Yesterday the beloved ‘B’ and I went for a stroll in one of our favourite wandering sites, the Arboretum at Fota Park. This ex hunting lodge is located within the coastline of Cork harbour (The second largest natural harbour in the world, after Sidney. See below for history of Fota.)
The collection of trees and shrubs from all over the world is spectacular but beautifully compact, the very essence of picturesque. Perfect for a dander just as the leaves are changing, taking on their autumn shades and before they fall.
B calls this place the garden of sighs. She sighs a great deal when we walk here. The soft moist oxygen rich breath of the trees gives you a feeling of wellbeing that is both stimulating and relaxing. We try to go every few months to witness the changing costume of the seasons. I am struggling with a damaged knee and walking is still difficult but this is one walk I can do willingly. We always return feeling renewed and with our imaginations stuffed full of beautiful natural image replays.
One image stands out: the sunlit splendour of a mature Paperbark Cherry. This demanded fondling and wonderment at it’s silk ribbon wrapped red-gold beauty.
I now have a new scene for the novel in progress, Trial. David and Regan must walk here hand in hand. David is wrapped in Regan’s beauty but made melancholy by the falling of the year and their failing relationship.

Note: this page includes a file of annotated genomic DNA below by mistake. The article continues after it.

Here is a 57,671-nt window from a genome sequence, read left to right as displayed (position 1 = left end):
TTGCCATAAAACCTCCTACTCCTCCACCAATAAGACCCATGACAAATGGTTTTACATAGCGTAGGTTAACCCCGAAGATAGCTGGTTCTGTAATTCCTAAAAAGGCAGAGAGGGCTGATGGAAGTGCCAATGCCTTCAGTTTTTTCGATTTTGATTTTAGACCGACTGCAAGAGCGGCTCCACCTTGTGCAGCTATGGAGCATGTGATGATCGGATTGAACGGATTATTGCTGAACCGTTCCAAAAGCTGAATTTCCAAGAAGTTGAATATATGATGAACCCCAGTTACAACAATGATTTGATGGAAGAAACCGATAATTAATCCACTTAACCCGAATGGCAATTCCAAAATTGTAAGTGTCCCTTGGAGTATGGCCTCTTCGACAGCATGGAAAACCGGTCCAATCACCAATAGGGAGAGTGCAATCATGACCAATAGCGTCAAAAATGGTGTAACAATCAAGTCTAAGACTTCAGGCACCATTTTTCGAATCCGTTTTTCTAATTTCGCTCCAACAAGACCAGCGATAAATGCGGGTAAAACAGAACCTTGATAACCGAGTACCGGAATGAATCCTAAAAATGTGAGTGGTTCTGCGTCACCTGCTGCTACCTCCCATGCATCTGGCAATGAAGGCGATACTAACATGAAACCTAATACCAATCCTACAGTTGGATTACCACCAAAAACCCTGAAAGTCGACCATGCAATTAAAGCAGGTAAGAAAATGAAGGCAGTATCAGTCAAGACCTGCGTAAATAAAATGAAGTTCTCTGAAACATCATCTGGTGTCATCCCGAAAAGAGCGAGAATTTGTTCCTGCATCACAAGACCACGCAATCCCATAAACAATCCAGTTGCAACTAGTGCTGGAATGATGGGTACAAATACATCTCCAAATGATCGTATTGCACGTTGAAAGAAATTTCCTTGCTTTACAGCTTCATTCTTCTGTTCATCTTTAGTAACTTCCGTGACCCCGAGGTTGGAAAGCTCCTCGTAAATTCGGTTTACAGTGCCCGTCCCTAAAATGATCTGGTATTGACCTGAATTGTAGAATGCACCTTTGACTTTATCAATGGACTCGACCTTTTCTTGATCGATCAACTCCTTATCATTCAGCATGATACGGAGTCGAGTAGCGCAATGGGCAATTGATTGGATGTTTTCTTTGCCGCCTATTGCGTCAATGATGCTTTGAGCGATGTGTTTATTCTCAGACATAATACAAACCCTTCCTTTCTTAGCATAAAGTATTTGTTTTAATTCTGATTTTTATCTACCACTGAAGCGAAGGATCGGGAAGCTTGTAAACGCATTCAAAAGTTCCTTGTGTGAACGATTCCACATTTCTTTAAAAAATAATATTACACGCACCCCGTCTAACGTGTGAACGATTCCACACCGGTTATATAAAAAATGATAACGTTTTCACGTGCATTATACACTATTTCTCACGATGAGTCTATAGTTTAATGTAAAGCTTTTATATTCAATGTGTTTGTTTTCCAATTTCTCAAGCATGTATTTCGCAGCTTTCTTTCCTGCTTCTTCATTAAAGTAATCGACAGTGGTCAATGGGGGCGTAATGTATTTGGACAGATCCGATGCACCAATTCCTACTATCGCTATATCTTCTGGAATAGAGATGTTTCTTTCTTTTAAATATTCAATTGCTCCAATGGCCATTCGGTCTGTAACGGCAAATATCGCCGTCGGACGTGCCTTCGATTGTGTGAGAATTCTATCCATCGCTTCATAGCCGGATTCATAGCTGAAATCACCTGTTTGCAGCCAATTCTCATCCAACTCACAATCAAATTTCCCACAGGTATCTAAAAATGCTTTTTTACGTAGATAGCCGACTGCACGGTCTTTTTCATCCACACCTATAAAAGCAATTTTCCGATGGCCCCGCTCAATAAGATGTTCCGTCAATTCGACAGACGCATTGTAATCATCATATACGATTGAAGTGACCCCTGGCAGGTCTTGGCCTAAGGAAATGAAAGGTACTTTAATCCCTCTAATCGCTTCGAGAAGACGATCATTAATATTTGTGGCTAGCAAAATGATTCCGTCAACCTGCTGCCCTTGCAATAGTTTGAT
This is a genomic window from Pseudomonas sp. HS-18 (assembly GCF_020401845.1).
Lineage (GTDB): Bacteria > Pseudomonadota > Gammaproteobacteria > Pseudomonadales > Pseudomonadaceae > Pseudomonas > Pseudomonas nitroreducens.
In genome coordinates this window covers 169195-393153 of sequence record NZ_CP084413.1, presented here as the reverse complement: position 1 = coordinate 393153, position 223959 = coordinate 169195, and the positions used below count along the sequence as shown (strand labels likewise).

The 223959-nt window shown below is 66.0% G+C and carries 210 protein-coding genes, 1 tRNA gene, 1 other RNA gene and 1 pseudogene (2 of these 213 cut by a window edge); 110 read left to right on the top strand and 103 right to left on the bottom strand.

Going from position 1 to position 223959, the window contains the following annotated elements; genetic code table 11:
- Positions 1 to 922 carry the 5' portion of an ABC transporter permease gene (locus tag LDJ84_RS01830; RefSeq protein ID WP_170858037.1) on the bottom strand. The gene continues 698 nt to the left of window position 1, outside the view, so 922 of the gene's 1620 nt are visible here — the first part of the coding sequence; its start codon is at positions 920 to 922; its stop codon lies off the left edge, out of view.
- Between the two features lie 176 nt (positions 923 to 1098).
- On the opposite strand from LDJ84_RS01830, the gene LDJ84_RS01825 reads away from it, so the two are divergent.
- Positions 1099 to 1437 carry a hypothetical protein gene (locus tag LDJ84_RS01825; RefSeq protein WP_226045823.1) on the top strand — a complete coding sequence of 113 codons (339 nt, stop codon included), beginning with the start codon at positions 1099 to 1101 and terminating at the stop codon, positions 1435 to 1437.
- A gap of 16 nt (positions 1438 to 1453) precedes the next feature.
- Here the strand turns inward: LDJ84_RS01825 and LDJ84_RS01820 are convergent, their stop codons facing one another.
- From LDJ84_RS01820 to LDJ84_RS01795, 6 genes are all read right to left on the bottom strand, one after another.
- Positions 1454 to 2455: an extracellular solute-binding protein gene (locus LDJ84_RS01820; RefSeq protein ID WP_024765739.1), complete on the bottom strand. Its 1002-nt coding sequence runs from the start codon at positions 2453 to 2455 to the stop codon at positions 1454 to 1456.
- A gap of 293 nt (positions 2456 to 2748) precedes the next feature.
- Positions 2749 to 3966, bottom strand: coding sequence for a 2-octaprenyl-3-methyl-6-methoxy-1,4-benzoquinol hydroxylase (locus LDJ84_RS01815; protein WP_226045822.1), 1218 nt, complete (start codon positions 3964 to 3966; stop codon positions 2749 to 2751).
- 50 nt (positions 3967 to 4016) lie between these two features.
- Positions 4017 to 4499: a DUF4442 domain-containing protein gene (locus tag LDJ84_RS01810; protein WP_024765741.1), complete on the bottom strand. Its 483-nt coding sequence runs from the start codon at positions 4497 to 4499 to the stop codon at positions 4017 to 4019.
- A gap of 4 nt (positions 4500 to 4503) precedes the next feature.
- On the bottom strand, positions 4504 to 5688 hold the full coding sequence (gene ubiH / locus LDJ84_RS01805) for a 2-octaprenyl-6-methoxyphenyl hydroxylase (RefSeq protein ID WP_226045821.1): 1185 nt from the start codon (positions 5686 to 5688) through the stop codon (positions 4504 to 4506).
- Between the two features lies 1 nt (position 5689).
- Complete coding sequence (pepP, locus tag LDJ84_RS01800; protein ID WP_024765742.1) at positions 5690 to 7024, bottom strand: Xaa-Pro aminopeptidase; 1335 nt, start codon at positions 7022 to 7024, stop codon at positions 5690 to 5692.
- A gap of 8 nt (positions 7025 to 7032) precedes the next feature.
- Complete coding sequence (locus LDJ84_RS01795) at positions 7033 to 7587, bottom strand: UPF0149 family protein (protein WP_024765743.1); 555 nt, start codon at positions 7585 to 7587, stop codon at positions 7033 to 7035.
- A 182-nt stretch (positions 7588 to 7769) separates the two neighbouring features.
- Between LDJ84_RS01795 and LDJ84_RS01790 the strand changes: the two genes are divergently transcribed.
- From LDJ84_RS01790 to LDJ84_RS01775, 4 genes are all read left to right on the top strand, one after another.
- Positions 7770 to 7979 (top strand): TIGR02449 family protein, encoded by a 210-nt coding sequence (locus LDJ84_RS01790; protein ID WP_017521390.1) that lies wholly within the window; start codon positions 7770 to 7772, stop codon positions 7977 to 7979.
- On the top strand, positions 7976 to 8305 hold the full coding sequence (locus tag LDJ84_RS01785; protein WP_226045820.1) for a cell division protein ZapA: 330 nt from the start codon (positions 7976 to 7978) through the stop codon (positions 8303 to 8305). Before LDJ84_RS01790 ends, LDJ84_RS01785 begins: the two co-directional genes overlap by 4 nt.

(Fota’s arboretum and gardens are what they are today thanks to the Smith-Barry family who recognised the significance of Fota’s sheltered location and warm soil – “Fota” is derived from the Irish “Fód te” meaning warm soil – perfect for the growing and cultivation of rare trees and exotic plants.The development of the arboretum coincided with the great plant hunting expeditions around the world bringing back wonderful specimens from places such as the Orient, South America and the Pacific coast of northwest America.In the 1840’s, John Smith-Barry showed considerable foresight in generously spacing the trees, enabling them to thrive as they do today with stunning seasonal displays of colour. The family also recorded the plant collections throughout the 19th century and this important work of cataloguing, conservation and development continues today. Many of these plant collections are arranged in association with the National Botanic Gardens, Glasnevin, Dublin, and other botanic institutions such as the Royal Botanic Gardens Edinburgh, Scotland. Fota arboretum and gardens were transferred to state care in 1996 and are now in the care of the Office of Public Works in conjunction with the Irish Heritage Trust.)